FCA has Government backing to investigate excessively high renewal premiumsJuly 8th, 2013 • 3 Comments
Everyone knows that the best way to get a good renewal price on your insurance is to shop around. Besides the extra cashback you could earn by switching, most insurance companies will offer better deals to new victims customers than to those they have already snagged.
However, a BBC Moneybox programme back in March highlighted that the price differential can be as high as eight times the difference, with some companies refusing to offer existing customers the same deal even when challenged.
However, on Friday, the Chairman of the Commons Treasury Committee Andrew Tyrie confirmed the FCA is investigating the practice by insurers in the UK with a view to protecting the vulnerable.
While you might surmise that the idiots people who don’t bother to shop around might deserve any financial penalties they suffer, Mr Tyrie is more concerned about those who can’t, rather than those who won’t. In a nearlier open letter to the chair of the Association of British Insurers (ABI), he wrote “such practices appear to penalise long-term loyalty and are to the detriment of those less able to access price comparison resources, particularly the elderly.”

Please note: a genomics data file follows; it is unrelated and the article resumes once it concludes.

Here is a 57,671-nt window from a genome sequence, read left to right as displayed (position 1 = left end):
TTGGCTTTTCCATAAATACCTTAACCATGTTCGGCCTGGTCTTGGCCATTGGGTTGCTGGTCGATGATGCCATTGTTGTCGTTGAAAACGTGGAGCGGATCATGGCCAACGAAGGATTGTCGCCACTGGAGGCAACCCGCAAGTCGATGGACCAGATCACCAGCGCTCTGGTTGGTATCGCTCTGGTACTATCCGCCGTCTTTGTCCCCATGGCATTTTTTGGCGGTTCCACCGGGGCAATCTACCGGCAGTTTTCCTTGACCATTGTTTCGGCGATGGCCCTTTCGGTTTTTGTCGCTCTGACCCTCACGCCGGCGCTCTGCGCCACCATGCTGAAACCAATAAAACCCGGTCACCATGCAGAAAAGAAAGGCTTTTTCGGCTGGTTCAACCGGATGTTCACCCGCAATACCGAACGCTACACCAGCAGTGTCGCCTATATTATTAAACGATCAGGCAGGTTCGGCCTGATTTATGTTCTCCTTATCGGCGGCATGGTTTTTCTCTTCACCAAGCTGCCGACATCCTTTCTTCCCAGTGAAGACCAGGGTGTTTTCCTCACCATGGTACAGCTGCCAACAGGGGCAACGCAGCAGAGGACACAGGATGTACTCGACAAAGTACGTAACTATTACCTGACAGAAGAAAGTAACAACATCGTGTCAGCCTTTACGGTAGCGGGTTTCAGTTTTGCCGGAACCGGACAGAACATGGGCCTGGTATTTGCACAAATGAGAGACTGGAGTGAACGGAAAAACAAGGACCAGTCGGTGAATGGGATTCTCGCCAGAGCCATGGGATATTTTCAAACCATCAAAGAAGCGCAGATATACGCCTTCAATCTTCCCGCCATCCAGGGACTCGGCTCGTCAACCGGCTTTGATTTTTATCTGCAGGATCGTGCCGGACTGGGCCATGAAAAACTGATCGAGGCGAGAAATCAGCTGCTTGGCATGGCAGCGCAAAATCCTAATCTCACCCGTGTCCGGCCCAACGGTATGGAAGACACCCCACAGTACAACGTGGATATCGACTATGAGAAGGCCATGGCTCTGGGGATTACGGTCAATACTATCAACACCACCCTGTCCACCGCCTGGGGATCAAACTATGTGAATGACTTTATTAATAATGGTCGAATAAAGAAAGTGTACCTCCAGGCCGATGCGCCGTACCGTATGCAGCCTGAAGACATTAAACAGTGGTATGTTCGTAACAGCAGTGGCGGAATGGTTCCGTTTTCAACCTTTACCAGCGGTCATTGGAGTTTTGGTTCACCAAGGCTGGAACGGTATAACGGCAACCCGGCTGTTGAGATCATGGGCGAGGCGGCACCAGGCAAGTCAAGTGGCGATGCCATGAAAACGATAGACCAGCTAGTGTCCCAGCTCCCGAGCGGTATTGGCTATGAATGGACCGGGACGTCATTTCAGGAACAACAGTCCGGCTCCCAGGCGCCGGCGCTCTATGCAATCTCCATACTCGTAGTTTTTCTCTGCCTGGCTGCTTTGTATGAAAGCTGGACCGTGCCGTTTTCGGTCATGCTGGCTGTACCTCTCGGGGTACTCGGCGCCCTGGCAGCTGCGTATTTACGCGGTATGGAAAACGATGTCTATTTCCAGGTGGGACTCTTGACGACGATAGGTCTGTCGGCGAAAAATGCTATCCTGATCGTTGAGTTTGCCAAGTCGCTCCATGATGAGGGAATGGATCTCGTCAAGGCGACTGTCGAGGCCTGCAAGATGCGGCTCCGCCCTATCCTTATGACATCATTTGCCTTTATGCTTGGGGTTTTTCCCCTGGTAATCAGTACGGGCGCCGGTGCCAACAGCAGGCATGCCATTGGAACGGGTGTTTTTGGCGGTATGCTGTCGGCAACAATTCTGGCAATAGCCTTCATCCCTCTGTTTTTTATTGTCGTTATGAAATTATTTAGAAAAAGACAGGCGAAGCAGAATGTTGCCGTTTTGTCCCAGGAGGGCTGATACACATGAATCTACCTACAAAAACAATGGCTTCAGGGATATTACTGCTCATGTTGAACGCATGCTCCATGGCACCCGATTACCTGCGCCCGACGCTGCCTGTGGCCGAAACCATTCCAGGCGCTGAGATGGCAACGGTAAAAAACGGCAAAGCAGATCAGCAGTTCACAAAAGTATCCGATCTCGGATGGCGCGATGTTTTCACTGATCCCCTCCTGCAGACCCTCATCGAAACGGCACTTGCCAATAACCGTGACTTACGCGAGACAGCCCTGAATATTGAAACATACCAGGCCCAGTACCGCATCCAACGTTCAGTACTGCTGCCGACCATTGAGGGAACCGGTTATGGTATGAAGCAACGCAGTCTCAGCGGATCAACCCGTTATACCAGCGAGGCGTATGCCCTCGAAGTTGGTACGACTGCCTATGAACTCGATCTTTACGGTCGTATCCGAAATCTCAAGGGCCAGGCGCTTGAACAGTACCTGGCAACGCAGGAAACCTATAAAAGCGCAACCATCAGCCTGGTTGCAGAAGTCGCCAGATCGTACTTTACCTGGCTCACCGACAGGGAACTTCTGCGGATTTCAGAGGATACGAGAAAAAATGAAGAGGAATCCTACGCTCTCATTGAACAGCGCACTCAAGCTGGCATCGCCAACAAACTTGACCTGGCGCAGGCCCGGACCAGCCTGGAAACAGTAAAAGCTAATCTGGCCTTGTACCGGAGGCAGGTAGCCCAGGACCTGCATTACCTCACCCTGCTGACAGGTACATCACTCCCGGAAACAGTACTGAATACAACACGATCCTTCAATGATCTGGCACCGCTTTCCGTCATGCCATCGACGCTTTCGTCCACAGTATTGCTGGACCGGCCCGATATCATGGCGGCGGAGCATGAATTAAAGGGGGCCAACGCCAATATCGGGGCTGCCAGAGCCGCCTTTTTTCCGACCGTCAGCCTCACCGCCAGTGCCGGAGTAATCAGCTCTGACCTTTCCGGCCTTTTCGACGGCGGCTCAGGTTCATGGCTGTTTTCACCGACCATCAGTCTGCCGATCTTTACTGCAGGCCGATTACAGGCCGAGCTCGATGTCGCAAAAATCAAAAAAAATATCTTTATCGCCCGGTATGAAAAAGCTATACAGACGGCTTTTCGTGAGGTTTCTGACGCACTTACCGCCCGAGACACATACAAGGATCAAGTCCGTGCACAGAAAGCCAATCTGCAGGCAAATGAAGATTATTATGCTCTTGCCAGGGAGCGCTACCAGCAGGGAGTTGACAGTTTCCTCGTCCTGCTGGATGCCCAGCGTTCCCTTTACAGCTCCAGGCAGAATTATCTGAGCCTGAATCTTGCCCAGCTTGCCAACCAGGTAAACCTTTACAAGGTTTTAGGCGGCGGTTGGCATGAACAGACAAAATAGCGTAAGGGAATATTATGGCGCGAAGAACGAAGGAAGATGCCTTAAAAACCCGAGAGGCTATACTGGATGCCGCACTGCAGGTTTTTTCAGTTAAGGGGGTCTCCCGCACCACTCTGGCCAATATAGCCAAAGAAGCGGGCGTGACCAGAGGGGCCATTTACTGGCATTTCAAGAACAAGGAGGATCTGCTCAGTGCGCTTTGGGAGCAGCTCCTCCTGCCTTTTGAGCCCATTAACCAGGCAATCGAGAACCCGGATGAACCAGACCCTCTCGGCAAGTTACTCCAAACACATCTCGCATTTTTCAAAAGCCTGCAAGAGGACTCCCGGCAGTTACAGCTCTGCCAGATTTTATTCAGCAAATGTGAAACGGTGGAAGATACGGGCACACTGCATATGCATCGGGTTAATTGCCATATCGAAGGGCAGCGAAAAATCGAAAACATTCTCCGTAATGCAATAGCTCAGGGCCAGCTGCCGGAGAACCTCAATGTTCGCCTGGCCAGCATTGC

The ABI responded by saying “extreme differences” between automatic renewal prices and those charged to new customers were unusual, although “varied pricing aimed at attracting new business was to be expected.”
In a statement released on Friday, Mr Tyrie said: “The previous regulatory regime failed to protect consumers. It must do better this time around…The FCA…can do a lot to help consumers, especially vulnerable consumers,” adding “If people are given a more meaningful choice, they are less likely to be ripped off.”
He does know he’s dealing with insurance companies, right?
If they’re so old and vulnerable that they can’t pick a phone up to get a quote, what the fuck are they still doing on the roads?
It’s not just car insurance.
Many companies have this strange idea that potential new customers must be feted with attractive offers while existing customers are there to be extorted – a sort of disloyalty scheme.
One of these days somebody will come up the bright, but obviously sensible, idea to most people to reward customers for loyalty – say a small price reduction or other incentive after a year and a bigger one after say five years.